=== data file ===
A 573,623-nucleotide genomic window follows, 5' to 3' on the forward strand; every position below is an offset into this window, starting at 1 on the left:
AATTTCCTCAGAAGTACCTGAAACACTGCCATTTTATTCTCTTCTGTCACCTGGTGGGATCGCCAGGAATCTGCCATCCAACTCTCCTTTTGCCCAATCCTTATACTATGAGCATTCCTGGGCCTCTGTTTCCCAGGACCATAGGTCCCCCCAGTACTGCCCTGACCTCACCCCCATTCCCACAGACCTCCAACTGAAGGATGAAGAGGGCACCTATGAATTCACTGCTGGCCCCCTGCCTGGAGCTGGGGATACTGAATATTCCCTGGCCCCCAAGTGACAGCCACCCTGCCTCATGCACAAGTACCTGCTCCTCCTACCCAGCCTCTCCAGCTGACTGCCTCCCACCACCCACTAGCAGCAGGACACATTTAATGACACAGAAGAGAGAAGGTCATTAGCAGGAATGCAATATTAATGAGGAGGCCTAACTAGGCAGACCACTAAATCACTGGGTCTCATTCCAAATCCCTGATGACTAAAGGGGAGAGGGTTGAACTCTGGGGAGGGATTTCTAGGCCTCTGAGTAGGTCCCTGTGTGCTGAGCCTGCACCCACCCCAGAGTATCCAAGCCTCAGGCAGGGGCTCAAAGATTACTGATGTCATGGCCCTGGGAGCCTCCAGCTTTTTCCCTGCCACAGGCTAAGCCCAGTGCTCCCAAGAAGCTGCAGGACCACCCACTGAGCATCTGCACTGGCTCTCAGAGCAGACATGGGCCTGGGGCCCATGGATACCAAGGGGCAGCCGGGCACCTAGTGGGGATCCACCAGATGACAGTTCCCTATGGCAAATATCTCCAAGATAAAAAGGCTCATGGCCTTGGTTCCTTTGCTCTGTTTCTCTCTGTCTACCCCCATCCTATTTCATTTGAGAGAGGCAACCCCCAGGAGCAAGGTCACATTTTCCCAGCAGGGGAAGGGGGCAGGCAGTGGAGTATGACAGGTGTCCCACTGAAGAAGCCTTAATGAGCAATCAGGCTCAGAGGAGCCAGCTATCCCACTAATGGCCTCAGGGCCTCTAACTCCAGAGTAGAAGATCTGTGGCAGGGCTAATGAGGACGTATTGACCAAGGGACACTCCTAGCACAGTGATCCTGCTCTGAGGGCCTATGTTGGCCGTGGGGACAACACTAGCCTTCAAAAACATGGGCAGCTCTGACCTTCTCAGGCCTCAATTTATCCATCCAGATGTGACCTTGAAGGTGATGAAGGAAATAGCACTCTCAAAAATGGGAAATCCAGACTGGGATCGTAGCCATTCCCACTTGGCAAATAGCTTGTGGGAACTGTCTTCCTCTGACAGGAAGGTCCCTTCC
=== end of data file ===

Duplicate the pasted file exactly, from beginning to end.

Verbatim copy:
A 573,623-nucleotide genomic window follows, 5' to 3' on the forward strand; every position below is an offset into this window, starting at 1 on the left:
AATTTCCTCAGAAGTACCTGAAACACTGCCATTTTATTCTCTTCTGTCACCTGGTGGGATCGCCAGGAATCTGCCATCCAACTCTCCTTTTGCCCAATCCTTATACTATGAGCATTCCTGGGCCTCTGTTTCCCAGGACCATAGGTCCCCCCAGTACTGCCCTGACCTCACCCCCATTCCCACAGACCTCCAACTGAAGGATGAAGAGGGCACCTATGAATTCACTGCTGGCCCCCTGCCTGGAGCTGGGGATACTGAATATTCCCTGGCCCCCAAGTGACAGCCACCCTGCCTCATGCACAAGTACCTGCTCCTCCTACCCAGCCTCTCCAGCTGACTGCCTCCCACCACCCACTAGCAGCAGGACACATTTAATGACACAGAAGAGAGAAGGTCATTAGCAGGAATGCAATATTAATGAGGAGGCCTAACTAGGCAGACCACTAAATCACTGGGTCTCATTCCAAATCCCTGATGACTAAAGGGGAGAGGGTTGAACTCTGGGGAGGGATTTCTAGGCCTCTGAGTAGGTCCCTGTGTGCTGAGCCTGCACCCACCCCAGAGTATCCAAGCCTCAGGCAGGGGCTCAAAGATTACTGATGTCATGGCCCTGGGAGCCTCCAGCTTTTTCCCTGCCACAGGCTAAGCCCAGTGCTCCCAAGAAGCTGCAGGACCACCCACTGAGCATCTGCACTGGCTCTCAGAGCAGACATGGGCCTGGGGCCCATGGATACCAAGGGGCAGCCGGGCACCTAGTGGGGATCCACCAGATGACAGTTCCCTATGGCAAATATCTCCAAGATAAAAAGGCTCATGGCCTTGGTTCCTTTGCTCTGTTTCTCTCTGTCTACCCCCATCCTATTTCATTTGAGAGAGGCAACCCCCAGGAGCAAGGTCACATTTTCCCAGCAGGGGAAGGGGGCAGGCAGTGGAGTATGACAGGTGTCCCACTGAAGAAGCCTTAATGAGCAATCAGGCTCAGAGGAGCCAGCTATCCCACTAATGGCCTCAGGGCCTCTAACTCCAGAGTAGAAGATCTGTGGCAGGGCTAATGAGGACGTATTGACCAAGGGACACTCCTAGCACAGTGATCCTGCTCTGAGGGCCTATGTTGGCCGTGGGGACAACACTAGCCTTCAAAAACATGGGCAGCTCTGACCTTCTCAGGCCTCAATTTATCCATCCAGATGTGACCTTGAAGGTGATGAAGGAAATAGCACTCTCAAAAATGGGAAATCCAGACTGGGATCGTAGCCATTCCCACTTGGCAAATAGCTTGTGGGAACTGTCTTCCTCTGACAGGAAGGTCCCTTCC